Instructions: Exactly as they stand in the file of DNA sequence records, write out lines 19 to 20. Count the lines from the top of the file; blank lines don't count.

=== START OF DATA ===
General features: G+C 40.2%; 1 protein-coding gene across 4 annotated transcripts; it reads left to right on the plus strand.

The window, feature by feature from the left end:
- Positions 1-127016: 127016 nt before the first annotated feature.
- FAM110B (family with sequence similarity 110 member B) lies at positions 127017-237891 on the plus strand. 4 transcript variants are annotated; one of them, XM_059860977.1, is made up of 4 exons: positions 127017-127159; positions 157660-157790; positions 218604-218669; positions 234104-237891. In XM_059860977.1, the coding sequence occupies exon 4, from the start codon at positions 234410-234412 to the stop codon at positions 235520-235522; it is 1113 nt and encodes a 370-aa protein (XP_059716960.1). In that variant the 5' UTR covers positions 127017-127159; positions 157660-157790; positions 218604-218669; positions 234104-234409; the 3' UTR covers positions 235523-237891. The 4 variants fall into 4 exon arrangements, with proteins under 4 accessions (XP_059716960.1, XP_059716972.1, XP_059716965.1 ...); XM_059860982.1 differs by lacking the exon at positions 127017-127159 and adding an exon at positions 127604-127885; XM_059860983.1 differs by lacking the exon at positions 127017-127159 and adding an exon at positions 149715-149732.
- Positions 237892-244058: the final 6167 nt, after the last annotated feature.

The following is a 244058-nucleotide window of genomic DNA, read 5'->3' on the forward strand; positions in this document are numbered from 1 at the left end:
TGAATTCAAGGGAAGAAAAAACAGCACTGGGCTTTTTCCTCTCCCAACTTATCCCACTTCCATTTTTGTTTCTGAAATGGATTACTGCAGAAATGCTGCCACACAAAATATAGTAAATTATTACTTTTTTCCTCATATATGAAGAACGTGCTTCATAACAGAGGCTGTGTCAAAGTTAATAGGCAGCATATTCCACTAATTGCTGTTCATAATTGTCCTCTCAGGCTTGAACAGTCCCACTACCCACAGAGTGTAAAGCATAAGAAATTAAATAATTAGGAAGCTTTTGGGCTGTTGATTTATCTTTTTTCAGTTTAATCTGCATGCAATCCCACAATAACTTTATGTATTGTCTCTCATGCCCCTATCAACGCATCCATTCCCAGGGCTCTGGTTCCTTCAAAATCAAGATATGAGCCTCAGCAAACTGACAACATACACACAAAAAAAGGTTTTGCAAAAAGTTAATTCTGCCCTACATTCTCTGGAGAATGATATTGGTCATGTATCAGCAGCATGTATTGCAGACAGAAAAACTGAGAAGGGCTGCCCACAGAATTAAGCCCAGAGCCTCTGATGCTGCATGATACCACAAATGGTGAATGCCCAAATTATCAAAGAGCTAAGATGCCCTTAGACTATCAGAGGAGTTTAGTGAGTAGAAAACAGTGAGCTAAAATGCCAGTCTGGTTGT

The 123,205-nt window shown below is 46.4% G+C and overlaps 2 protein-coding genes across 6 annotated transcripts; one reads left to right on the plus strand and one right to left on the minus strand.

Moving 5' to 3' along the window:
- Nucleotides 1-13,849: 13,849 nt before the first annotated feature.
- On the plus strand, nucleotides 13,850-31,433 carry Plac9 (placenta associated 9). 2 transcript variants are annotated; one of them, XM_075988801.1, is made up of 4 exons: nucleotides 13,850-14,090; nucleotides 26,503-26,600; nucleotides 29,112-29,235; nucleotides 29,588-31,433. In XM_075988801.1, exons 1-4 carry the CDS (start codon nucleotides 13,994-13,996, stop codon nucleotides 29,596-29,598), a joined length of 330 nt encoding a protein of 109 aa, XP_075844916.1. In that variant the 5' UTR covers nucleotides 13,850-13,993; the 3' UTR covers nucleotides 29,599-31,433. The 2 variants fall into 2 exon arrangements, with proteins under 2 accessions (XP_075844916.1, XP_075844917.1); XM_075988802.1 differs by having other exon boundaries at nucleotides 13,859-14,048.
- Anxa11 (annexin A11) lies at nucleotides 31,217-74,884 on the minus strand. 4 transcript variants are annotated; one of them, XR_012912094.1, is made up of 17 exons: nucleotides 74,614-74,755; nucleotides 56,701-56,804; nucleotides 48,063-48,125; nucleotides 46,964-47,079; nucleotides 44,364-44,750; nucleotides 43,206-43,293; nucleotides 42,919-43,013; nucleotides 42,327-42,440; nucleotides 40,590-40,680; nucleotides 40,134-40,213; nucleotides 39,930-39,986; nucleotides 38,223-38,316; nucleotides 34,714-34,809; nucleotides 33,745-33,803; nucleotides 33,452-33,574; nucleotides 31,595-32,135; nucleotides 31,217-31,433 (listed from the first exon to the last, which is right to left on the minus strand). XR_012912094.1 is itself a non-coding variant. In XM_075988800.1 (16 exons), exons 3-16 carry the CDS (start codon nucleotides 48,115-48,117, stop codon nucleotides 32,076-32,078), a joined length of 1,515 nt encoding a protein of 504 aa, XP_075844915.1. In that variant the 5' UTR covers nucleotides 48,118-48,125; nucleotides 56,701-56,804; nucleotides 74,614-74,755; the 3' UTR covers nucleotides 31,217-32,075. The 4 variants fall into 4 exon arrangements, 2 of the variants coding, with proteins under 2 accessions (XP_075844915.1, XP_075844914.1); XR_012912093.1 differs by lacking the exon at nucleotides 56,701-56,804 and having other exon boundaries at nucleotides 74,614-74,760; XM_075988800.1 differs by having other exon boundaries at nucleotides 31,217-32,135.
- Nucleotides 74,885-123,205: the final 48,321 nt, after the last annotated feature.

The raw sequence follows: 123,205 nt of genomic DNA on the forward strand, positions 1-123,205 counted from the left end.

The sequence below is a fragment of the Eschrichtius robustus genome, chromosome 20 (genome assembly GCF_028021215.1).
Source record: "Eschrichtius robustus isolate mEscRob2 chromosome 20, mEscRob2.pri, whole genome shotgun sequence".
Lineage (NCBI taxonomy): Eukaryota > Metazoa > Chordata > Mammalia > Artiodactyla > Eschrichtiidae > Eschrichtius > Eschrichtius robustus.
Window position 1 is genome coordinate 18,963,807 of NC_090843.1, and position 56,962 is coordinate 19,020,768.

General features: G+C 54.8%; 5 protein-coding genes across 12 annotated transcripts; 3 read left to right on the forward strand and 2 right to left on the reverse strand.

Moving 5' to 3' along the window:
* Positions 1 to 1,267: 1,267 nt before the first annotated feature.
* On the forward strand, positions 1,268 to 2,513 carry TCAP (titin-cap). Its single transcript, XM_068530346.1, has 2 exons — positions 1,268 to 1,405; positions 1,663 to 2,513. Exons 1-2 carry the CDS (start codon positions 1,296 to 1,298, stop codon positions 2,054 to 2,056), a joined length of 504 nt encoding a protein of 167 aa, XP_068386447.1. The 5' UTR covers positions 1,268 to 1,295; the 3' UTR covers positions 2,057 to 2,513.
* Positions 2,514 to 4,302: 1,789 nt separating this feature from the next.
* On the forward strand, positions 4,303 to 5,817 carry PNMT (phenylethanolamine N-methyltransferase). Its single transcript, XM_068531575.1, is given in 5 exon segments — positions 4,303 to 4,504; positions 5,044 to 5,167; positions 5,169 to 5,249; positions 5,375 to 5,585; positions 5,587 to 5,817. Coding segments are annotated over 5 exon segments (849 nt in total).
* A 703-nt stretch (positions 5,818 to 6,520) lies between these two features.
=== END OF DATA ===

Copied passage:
General features: G+C 54.8%; 5 protein-coding genes across 12 annotated transcripts; 3 read left to right on the forward strand and 2 right to left on the reverse strand.

Moving 5' to 3' along the window: